On a Tuesday night, dozens of students can be seen crammed into Front Porch coffee house, animatedly talking about God. They all have one thing in common: being a part of Cal Poly’s greek life.
Greek Row is a non-denominational organization created to make a unique community where members of greek life feel welcome and comfortable regardless of their relationship with God.
For biomedical engineering senior Hudson Albert, a member of Greek Row’s leadership team, the goal is to create a space where students can talk about things with one another that typically are not talked about in a regular church setting.
“We all struggle with very similar battles, and having a community where greek life and faith overlap provides a truly incredible space to tackle those battles together,” Albert said.
What really sets Greek Row apart from a traditional church setting is the structure of their gatherings. Rather than listening to a preacher, the organization hosts various speakers, has members share their experiences with God and facilitate various group discussions. In an effort to create a vulnerable and honest community, the members hear personal issues and inspiring stories from other members.
“When we talk about some pretty heavy issues like faith, conviction, and accountability, the conversational feel brings out so much vulnerability,” Albert said. “It’s beautiful.”
Albert recalled a particularly unique speaker, who used mathematical vectors to explain how their properties are similar to how he believes God uses random events and people in our lives to point us in a direction closer to “Him.”
For nutrition senior Kim Tuckness, Greek Row helped her figure out how to navigate college while being in a sorority and having faith.
“It’s one thing to know the 300 other girls in your sorority, but to share this common value of faith amongst a few makes you feel fully known,” Tuckness said. “Greek Row allows relationships to dive deeper and gives space to support and do life with other sorority, fraternity members.”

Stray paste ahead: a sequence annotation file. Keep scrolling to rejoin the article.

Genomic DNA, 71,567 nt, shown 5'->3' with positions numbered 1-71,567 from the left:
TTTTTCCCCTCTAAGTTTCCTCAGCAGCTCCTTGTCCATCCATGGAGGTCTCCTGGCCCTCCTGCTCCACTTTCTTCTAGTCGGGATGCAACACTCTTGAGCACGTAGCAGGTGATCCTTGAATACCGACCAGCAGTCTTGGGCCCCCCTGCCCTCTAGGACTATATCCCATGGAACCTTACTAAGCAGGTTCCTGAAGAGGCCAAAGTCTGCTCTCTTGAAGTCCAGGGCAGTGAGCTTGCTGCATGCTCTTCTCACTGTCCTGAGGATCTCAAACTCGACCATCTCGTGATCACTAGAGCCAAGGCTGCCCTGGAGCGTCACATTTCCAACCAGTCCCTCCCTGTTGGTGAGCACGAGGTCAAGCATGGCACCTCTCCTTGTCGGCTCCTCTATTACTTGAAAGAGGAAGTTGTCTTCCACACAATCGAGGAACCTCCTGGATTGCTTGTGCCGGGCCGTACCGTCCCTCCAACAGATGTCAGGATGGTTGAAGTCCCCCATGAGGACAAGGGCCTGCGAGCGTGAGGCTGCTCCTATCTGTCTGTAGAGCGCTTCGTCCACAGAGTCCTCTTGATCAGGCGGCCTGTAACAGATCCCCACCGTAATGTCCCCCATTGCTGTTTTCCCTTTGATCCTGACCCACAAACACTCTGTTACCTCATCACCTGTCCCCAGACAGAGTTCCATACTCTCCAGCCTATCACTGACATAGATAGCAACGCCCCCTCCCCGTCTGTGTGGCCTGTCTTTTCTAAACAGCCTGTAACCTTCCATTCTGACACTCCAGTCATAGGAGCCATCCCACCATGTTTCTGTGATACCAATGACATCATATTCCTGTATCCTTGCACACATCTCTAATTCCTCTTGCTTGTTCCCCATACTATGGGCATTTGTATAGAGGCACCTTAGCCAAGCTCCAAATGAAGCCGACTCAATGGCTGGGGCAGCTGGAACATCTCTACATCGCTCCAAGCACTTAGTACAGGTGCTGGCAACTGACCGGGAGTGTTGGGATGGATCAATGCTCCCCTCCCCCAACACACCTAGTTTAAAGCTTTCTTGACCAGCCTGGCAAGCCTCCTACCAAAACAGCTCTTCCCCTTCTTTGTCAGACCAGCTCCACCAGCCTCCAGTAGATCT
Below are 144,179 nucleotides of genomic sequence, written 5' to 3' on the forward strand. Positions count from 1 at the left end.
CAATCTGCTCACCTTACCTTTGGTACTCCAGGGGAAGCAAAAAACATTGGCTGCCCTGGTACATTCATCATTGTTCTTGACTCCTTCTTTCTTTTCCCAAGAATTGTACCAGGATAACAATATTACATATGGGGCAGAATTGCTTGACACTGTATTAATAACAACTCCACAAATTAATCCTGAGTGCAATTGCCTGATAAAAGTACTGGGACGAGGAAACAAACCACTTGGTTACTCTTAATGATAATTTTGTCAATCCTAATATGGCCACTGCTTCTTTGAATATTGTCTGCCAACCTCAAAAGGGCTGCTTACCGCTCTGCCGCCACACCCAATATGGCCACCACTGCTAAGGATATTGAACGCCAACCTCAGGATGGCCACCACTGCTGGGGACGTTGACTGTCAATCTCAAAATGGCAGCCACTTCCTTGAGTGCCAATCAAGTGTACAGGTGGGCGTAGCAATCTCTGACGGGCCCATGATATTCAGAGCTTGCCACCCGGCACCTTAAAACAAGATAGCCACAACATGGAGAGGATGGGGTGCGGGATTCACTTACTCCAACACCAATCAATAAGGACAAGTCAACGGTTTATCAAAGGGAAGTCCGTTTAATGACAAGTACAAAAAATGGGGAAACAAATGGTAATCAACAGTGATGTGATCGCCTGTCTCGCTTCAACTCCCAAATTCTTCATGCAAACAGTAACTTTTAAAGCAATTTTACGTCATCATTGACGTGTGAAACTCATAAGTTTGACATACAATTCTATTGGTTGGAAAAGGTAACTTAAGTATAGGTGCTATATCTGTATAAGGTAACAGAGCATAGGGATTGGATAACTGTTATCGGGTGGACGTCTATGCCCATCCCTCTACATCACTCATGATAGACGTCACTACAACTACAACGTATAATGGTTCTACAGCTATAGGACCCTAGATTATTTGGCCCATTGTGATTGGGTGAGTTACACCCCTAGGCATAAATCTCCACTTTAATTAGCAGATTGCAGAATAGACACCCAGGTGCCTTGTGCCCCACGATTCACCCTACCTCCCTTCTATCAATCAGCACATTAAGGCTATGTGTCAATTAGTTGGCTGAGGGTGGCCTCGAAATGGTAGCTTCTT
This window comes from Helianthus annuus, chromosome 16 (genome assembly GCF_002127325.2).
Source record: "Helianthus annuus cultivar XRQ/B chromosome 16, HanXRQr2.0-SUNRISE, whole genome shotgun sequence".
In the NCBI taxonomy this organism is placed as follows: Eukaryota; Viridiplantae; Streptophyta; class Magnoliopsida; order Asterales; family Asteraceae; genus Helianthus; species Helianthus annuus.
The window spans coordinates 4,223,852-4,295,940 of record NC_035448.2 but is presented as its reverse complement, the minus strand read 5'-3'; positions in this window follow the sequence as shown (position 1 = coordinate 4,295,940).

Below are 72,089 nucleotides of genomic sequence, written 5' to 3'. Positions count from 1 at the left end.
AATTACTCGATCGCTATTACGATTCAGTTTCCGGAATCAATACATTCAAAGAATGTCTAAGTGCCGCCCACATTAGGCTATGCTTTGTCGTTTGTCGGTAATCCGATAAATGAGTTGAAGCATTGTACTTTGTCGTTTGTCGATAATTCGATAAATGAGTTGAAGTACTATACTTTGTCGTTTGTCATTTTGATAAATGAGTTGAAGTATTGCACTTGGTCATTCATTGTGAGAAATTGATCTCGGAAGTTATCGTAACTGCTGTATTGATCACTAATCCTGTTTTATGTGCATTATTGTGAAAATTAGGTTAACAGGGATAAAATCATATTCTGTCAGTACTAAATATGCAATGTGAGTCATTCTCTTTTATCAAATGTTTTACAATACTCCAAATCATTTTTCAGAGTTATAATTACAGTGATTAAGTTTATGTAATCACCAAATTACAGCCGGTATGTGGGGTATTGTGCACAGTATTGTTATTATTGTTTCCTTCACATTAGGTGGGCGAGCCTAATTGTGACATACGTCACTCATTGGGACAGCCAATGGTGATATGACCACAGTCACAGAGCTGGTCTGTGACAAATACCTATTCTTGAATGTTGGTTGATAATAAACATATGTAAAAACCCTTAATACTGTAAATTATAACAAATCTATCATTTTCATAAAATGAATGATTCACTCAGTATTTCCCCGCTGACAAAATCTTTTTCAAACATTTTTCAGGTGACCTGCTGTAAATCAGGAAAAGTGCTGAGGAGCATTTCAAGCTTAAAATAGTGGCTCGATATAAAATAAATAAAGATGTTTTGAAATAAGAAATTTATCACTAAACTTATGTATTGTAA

Currently, the organization has representation from every single Panhellenic sorority and approximately half of the fraternities on campus. Each meeting sees anywhere from 70 to 100 students who join in on these discussions surrounding faith.
“It’s a time I can listen to others around me, learn and understand different walks of life among our community,” Tuckness said. “I think so many people in our society today forget to listen.”
Tuckness recalled the hesitation and nervousness she felt when she first started coming to meetings, followed by the warmth and comfort she felt being squished together with 80 others who embodied a community of constant love and support to her.
“I went to the first meeting and knew this was a special place,” Tuckness said. “Right when you walk in, instantly people want to welcome you and make you feel included into the family they create among Greek Row.”
Tuckness, who has been a part of the Greek Row community since her first year at Cal Poly, has seen it grow immensely with meeting sizes, almost tripling since she first arrived.
“There is a sense of joy that is radiant from the sorority and fraternity members that walk away from the meetings and I think others have picked up on this,” Tuckness said.
In addition to Tuesday night meetings, the members also take part in retreats, social events and philanthropy. In the past, they have held events like a retreat to Lopez Lake, where members spent a weekend near the lake sharing stories about faith.
In an effort to serve the San Luis Obispo community, the group also actively hosts volunteer opportunities to help those in need.
Recently, the group came together to make fleece blankets for local homeless people on Nov. 27. More than 100 members crammed into Front Porch and gathered around tables to tie and cut fleece.
In line with the holiday spirit, volunteers dressed in Christmas sweaters and celebrated with music and food while — working to make as many blankets as possible resulting in a total of 40 blankets to give.
In the past, club members have also partnered with Povertees, a company that aids unemployed women in Los Angeles through the sales of their customizable pocket tees. Greek Row worked with the founders of this company to help sell the tees and raise money for these women.
While the community is structured around a relationship with God, members of the leadership team said they do not expect anyone to be Christian or even have a prior relationship with God to join the organization. The group strives for their community to be not only welcoming, but also the place where “greeks meet God.”
“We try to promote a freedom in belief and acknowledge that each person’s relationship with God is going to look different from the next,” Albert said. “Religion is often such an uncomfortable and touchy subject and by creating the most inclusive and welcoming environment, we’re able to see so much vulnerability and honesty in our Greek Row community.”